And it does this by being filled with wonderful little nuggets of information that most people in my generation wouldn’t know.  Did you know Thompson ran for Sheriff of Denver?  He actually got pretty close to winning.  How about how the writer of Fear and Loathing in Las Vegas spent his free time?  Yes, that’s right, shooting at gas cans and propane tanks at Owl Farm when he wasn’t writing insane and incisive contemporary literature.  What was a “Hunter Breakfast”?  A six-pack of Heineken, half a grapefruit, a hard-boiled egg, and a few joints of some primo Thai stick.  For lunch?  A little LSD here, some burgers there, and some booze everywhere.

There are extremely too many stories in the piece to even begin to touch upon all of them, and several times, I was laughing so hard, people were looking at me like I was tripping on acid myself.  From the Christmas cards he sent out to friends and family that said “Ho!Ho!Ho!  I shit down your chimney! – Hunter” to his sexual conquests, all the way to his prolific and infamous drug use, it is the understatement of the century to say Gonzo lived “an interesting life.”  But it doesn’t key in on these things specifically.  I don’t know about you, but I didn’t think the Fear and Loathing author possessed, as one story-teller put it, “the keenest political mind” he had ever encountered.  He rubbed elbows with Presidential candidates, actors, musicians, drug dealers, and bikers alike, something extremely rare for an artist/writer in any period in history.

Some parts of the book drag on, while others you’re flying through, reading fifty or sixty pages before you realize it.  Overall, the wildly outlandish stories outweigh the mundane little tidbits about his home life/work ethic/family.  Stick with it, and you will be laughing your ass off.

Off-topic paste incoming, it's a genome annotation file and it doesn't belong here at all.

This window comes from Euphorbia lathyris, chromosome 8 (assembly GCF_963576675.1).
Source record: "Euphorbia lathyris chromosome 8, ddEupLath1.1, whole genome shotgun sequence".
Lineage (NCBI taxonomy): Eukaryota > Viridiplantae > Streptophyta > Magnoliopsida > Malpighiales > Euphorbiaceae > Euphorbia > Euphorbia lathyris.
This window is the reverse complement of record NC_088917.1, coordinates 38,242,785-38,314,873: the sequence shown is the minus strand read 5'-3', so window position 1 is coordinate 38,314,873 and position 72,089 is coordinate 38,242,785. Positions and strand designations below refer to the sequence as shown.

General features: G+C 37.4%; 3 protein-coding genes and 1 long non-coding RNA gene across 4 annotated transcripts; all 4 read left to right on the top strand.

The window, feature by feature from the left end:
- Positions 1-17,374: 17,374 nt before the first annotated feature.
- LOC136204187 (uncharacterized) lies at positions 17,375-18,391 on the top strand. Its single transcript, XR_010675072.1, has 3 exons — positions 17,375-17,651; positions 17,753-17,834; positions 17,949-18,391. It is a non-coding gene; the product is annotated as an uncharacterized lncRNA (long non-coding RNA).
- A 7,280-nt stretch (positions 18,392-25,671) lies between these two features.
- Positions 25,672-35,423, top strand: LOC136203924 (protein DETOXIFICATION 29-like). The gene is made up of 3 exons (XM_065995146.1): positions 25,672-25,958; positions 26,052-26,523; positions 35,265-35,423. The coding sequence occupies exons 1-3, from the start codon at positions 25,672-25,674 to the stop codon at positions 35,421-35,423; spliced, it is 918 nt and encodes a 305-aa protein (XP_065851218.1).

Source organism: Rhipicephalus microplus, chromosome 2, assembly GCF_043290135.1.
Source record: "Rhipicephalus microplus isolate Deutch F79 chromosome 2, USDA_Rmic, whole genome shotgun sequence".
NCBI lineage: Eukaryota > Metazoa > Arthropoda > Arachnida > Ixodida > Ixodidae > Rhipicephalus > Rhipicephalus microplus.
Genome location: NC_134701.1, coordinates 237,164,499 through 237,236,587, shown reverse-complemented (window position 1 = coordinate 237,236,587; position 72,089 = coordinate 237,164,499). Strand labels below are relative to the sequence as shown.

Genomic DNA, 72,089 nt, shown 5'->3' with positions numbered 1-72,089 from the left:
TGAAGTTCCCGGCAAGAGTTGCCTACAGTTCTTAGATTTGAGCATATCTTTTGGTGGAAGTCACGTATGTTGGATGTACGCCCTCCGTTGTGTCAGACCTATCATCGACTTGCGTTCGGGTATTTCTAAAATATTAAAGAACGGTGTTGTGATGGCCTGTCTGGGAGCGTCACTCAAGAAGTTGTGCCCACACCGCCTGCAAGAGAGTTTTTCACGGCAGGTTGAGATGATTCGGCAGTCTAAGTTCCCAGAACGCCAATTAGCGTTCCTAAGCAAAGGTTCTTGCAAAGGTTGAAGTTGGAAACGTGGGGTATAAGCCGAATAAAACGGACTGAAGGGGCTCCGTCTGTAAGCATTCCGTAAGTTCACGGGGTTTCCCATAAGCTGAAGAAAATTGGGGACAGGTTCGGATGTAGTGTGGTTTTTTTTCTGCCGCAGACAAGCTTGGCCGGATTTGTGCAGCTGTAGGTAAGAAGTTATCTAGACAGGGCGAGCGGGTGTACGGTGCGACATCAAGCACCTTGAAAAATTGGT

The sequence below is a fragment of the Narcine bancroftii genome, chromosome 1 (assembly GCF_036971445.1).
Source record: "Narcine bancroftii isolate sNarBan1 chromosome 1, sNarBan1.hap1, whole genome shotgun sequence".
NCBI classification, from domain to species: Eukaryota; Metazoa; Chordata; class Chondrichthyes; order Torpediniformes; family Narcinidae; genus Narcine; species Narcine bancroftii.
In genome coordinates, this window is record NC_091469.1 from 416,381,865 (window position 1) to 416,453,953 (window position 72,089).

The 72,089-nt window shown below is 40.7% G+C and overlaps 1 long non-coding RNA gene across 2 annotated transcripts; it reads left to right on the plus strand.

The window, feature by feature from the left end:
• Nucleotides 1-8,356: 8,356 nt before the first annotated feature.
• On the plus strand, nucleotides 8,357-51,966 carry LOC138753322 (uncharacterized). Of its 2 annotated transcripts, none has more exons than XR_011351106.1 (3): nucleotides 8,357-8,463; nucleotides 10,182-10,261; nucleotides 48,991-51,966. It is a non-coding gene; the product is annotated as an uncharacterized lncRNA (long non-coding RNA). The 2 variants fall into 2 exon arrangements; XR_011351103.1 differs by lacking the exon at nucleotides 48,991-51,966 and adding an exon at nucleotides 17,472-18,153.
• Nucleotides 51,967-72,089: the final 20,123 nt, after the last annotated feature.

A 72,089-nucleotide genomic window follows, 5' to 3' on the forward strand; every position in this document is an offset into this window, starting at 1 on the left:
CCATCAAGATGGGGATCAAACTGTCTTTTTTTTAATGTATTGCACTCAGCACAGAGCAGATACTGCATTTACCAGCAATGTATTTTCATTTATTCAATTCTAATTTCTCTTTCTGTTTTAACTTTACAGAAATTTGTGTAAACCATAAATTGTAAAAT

One thing is for sure: Still waters may run deep, but the raging rapids of Thompson’s life are vastly more interesting.  Read the book.

4/5 Tabs of Acid


Scar Tissue by Anthony Kiedis October 2, 2010

Filed under: Book Reviews — NVMP @ 2:55 PM

A Book Review by Alexander ‘Stigz’ Castiglione

Biographies are a tricky thing.  Autobiographies are even trickier.  And most Rock Star autobiographies, are the trickiest.  They are either ghost written by another writer or have hundreds of pages of drivel and self boasting.  Scar Tissue does not subscribe to these tenets.

Penned by the Red Hot Chili Peppers’ frontman himself, this book is extraordinarily entertaining, infinitely insightful, and surprisingly heartfelt.  In addition, this book delves into almost everything, from his childhood, to his addictions, to the rise of the Chili Peppers from shady Hollywood clubs to the international stage.  It leaves no stone unturned, nor any addiction or sexual conquest left out.